How does the BV Cabat LE numbering system work?

  1. Sign up to become a TPF member, and most of the ads you see will disappear. It's free and quick to sign up, so join the discussion right now!
    Dismiss Notice
Our PurseForum community is made possible by displaying online advertisements to our visitors.
Please consider supporting us by disabling your ad blocker. Thank you!
  1. I see Cabats that were limited to 250, 400, 500, 1,000, and even 35.

    Here's what I think I've figured out here at tPF--Some Cabats are limited in style (truly limited) and others are limited by season (so maybe 500 black bags in 2017, and 500 more in 2018, etc...). If it is limited to 250, it is the Asian size, which is also called the mini (right?). (That's a whole other question, I think all mini Cabats were originally sold in Asia, but I'm not certain about that.)

    So if the Asian can be identified by the number of LEs (250), it stands to reason that the other limited numbers have meaning also. Is that true?

    If that is true, can someone explain how the LE numbers work?

    It's not that it matters exactly, but I just like knowing minutiae. And here at tPF, I know I am not alone in that thirst. :smile:
     
  2. My understanding is much like yours, from what my SAs have told me when I made my Cabat purchases. There were the classic colors made pretty much all the time, but limited to the numbered production. There were the seasonal nappa colors limited to the 500.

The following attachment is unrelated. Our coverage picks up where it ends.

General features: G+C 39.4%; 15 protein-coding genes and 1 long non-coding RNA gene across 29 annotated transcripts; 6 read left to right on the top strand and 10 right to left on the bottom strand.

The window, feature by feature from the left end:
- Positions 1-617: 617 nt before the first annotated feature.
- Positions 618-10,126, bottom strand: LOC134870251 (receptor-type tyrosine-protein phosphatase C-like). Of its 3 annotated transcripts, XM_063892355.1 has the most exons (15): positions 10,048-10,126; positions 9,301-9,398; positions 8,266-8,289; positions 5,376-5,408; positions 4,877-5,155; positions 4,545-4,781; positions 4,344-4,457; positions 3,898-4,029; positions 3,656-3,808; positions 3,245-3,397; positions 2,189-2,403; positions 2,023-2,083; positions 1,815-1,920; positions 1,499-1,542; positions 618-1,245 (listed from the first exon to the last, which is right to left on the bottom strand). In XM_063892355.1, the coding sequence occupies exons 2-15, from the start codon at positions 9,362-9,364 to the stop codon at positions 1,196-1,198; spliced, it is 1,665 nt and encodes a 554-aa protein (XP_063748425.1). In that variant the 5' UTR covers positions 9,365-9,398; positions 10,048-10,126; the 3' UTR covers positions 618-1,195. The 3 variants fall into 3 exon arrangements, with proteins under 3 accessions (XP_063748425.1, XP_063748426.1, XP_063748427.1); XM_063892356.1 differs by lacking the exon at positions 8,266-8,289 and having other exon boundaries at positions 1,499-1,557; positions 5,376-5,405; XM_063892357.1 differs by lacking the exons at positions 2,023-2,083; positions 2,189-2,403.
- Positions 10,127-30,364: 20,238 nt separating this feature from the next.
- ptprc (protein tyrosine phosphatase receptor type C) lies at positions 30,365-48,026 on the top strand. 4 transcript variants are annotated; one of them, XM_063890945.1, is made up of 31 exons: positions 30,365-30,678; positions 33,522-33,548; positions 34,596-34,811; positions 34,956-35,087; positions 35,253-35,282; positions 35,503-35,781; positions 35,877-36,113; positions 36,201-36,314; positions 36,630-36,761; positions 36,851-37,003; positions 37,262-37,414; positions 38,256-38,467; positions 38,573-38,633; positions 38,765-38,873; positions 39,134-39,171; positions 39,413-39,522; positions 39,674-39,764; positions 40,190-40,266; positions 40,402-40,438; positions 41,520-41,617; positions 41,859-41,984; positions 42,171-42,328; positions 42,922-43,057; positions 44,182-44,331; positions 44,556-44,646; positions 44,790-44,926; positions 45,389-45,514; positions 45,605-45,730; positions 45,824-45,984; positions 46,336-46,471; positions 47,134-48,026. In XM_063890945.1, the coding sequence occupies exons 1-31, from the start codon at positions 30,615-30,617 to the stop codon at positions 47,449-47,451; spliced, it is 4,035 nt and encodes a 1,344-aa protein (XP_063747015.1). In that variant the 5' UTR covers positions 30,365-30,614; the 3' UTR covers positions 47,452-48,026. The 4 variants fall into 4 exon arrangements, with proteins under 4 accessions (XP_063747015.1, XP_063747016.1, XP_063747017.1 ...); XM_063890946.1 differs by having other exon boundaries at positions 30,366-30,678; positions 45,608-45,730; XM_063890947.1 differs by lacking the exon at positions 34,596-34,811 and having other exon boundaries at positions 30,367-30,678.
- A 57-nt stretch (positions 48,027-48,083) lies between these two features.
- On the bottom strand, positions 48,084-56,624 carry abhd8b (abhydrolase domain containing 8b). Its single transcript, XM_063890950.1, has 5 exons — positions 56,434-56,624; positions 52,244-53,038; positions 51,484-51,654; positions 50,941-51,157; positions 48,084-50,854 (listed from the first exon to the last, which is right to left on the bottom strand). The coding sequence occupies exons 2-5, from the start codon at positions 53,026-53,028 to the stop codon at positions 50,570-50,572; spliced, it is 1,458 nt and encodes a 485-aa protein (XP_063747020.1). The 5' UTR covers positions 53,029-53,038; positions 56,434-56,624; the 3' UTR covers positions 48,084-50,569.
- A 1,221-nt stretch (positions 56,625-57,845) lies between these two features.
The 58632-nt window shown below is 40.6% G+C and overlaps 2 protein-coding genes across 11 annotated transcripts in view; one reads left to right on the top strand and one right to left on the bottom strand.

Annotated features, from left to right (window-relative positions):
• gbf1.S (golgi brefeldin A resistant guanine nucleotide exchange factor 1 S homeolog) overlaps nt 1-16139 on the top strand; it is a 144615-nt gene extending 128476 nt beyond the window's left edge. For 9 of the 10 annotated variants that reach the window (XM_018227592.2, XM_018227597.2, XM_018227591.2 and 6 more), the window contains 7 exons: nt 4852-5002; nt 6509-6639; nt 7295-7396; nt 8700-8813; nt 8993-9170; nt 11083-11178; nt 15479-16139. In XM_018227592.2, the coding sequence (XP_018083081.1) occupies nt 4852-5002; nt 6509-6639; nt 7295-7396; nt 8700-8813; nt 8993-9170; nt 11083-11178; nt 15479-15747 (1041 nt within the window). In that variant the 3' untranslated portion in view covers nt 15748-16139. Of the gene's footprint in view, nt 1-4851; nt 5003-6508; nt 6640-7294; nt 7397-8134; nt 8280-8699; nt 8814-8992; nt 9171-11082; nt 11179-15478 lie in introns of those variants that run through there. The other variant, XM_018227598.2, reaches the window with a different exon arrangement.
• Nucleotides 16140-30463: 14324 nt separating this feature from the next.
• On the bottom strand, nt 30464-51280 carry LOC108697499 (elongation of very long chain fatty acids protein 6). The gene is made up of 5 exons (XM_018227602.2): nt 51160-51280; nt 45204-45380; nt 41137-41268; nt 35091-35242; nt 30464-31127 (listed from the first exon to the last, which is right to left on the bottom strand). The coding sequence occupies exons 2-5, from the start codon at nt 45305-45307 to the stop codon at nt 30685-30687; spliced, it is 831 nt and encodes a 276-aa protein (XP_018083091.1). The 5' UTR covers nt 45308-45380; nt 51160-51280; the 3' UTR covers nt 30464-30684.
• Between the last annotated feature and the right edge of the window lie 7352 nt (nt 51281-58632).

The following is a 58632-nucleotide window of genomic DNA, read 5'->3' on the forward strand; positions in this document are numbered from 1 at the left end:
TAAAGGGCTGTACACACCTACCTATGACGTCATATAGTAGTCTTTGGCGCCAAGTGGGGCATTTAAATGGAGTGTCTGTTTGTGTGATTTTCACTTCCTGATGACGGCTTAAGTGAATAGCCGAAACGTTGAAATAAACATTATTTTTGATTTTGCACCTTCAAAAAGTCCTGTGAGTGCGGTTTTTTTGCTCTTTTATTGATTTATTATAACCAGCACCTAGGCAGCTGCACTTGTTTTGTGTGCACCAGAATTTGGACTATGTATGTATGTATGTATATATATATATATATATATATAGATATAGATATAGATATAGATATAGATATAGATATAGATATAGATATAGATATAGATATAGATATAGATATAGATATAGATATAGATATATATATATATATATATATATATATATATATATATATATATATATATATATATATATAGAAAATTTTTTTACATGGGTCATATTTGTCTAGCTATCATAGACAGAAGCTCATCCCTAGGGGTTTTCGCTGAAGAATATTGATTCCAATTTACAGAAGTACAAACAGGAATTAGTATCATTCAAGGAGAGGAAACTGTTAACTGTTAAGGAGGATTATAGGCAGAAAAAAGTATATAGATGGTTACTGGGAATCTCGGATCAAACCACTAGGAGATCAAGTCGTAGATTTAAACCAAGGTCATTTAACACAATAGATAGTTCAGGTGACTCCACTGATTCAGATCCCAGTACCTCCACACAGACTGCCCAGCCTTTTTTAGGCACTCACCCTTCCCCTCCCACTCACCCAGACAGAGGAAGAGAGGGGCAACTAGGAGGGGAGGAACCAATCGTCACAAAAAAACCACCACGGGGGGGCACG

The mini/small size previously had been exclusive to the Asia market + the BV boutiques in Hawai’i (given the islands’ geography and clientele). Those were the 250s (though I do know of at least one exception, where a plaque simply had the wrong number on it—it might have been a pouch inadvertently switched).

    There were seasonal LE Cabats that were considered to be premium editions, based on the materials used, the fabrication methods, and the the amount of time needed to create them. For example, some were made from exotics or with exotic detailing (croc, ostrich, etc.), some were treated calf (Barcelona, Marcapunto, Fuzzy, Spazzolato), and some were nappa with embellishment (Paillettes, Flocked, Moon).

    I’m just guessing, but some of the premium models might account for the lower production numbers based on how many could have been produced in a season, in terms of the available materials or artisan time commitment.

    I like minutiae, too, but BV has idiosyncracies sometimes.